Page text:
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The Glory of Living

Frank Scheck

MCC Theatre, New York Through Dec. 22

One essential problem with plays dealing with inarticulate characters is that their mindless blathering tends to wear thin very quickly. Such is the case in this work by acclaimed Chicago-based playwright Rebecca Gilman, whose previous plays (Spinning Into Butter, "Boy Gets Girl) are marked by intelligent dialogue revolving around provocative issues. The murderous trailer-trash characters in The Glory of Living, on the other hand, lack the ability to speak in complete sentences, and ultimately, the play becomes as bogged down as they are in their tragic, wasted lives.

Still, Glory manages to pack some punch thanks to its evocatively grungy atmosphere; credit must go to director Philip Seymour Hoffman and the central performance by Anna Paquin, an Oscar-winning child actress (1993's The Piano) who is grown up at age 19 and making her stage debut. While her character, Lisa, might not be able to express much, this gifted performer can still haunt with merely a glazed stare.

Lisa, when we first encounter her, is 15 and living with her hooker mother, who puts up a sheet to shield her daughter's eyes, but not her ears, from the commotion ensued by her servicing her clients. One john brings a friend, an ex-con named Clint (Jeffrey Donovan), who quickly takes an interest in the girl.

By the next scene, it is apparent that the two are married and that Lisa's chief function is to lure and then dispose of the bodies of the young women Clint rapes and then murders. When the normally cooperative Lisa suddenly feels a pang of sympathy for one such victim and impulsively calls the police, it lands her and Clint in jail on multiple murder charges. Her earnest but frustrated court-appointed lawyer (David Aaron Baker) attempts to help her.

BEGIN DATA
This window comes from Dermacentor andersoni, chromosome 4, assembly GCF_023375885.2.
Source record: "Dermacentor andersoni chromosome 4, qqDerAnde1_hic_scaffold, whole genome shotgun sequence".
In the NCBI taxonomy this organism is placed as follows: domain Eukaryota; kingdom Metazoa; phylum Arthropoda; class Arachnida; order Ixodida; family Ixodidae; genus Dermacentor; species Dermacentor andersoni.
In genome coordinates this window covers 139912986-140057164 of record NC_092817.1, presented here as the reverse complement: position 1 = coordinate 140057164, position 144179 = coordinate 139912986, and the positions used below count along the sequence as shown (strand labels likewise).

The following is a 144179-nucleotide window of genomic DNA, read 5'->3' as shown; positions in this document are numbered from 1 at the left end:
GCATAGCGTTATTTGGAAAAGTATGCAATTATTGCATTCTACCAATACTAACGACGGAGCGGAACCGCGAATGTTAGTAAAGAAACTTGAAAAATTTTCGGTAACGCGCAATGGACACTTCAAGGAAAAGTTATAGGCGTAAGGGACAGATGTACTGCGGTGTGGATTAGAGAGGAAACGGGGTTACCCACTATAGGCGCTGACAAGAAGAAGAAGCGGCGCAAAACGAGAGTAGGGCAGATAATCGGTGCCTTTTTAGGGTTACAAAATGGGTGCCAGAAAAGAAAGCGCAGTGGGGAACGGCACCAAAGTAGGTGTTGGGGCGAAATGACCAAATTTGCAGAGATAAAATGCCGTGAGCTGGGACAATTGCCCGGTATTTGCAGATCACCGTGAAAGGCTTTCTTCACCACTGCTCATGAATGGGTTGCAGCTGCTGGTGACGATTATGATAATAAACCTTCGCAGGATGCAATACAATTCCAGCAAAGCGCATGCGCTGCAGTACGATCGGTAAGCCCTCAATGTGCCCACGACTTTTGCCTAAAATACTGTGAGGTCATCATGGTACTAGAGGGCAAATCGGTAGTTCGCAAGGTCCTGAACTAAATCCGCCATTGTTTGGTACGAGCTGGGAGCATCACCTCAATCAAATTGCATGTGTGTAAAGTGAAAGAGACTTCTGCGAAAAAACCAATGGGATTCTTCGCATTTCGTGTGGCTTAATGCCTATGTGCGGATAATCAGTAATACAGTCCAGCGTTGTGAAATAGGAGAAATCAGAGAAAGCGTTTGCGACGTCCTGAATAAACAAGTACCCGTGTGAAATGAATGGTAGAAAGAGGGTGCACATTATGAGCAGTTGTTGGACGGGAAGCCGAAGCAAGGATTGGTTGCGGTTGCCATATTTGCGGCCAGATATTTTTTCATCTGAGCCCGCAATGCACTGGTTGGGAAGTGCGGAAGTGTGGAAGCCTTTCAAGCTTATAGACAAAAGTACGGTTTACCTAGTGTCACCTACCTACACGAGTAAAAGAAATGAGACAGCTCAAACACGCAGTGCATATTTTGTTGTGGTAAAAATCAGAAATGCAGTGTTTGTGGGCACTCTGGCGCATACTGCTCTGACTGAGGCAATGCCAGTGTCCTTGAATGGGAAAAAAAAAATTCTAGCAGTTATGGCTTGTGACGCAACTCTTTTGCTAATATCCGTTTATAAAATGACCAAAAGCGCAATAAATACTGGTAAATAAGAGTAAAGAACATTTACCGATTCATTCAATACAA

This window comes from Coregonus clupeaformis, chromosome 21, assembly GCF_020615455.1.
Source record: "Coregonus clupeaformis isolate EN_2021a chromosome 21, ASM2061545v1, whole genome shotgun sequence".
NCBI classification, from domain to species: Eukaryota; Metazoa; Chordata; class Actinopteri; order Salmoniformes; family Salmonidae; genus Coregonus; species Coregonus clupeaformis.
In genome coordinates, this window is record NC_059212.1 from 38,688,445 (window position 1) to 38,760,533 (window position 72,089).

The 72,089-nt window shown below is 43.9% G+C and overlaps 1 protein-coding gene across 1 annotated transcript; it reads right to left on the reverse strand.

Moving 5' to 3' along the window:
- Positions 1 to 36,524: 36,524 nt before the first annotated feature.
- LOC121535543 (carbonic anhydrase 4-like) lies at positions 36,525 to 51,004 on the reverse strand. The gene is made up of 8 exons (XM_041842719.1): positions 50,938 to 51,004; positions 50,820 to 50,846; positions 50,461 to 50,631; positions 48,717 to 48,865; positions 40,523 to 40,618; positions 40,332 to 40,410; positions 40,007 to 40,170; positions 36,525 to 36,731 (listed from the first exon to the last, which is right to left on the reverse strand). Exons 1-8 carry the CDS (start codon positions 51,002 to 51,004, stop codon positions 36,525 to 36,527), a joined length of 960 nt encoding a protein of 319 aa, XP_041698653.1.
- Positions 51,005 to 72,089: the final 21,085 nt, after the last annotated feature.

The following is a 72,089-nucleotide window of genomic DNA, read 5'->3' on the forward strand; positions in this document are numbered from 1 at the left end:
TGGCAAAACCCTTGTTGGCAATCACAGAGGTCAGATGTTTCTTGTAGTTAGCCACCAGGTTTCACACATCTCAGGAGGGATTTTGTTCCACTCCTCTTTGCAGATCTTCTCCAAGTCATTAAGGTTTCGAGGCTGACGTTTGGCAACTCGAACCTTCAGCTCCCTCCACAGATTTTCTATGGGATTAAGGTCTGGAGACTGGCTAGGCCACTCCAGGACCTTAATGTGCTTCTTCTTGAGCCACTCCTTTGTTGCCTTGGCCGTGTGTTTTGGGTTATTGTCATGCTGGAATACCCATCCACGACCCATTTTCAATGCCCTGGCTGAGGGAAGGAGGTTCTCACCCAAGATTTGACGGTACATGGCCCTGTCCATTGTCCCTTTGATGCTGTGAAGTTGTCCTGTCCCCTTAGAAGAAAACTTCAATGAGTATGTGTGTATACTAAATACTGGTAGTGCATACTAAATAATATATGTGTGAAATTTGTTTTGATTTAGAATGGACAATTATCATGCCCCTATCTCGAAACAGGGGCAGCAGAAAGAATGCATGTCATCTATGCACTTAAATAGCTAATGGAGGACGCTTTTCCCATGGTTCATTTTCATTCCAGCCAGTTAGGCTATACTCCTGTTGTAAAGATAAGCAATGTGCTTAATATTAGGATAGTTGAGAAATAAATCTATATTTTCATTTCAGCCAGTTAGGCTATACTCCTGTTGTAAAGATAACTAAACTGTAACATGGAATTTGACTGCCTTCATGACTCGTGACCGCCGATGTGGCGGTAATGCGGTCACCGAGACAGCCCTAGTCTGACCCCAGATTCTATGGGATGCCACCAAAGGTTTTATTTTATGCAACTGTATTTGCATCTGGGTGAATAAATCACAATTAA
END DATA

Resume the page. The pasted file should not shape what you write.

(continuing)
Degradation, abuse and the loss of childhood innocence are the pervading elements of the play, which proves difficult to take as much for its obviousness (including the ironic title) as its bleakness. Although it ups the ante in terms of brutality as it goes along, the tenor becomes apparent from the first scene, and little that follows proves surprising.

Still, as staged powerfully by Hoffman, the production achieves a definite pungency, with Michelle Malavet's supremely tacky sets and the authentic performances adding to the effect. Donovan is very effective as the abusive Clint, well conveying his character's monstrousness but also revealing hints of vulnerability underneath. And Paquin, at times clutching a toy piano that serves as an unintentional reminder of her screen debut, combines childishness with sensuality to chilling effect.


Presented by the MCC Theatre

Playwright:Rebecca Gilman

Director:Philip Seymour Hoffman

Scenic designer:Michelle Malavet

Costume designer:Mimi O'Donnell

Lighting designer:James Vermeulen

Original music/sound designer:David Van Tieghem


Lisa:Anna Paquin

Clint:Jeffrey Donovan

Carl:David Aaron Baker

Jim/Policeman No. 1/Hugh/Guard:Myk Watford

Jeanette/Transcriber:Erika Rolfsrud

The Hollywood Reporter, November 29, 2001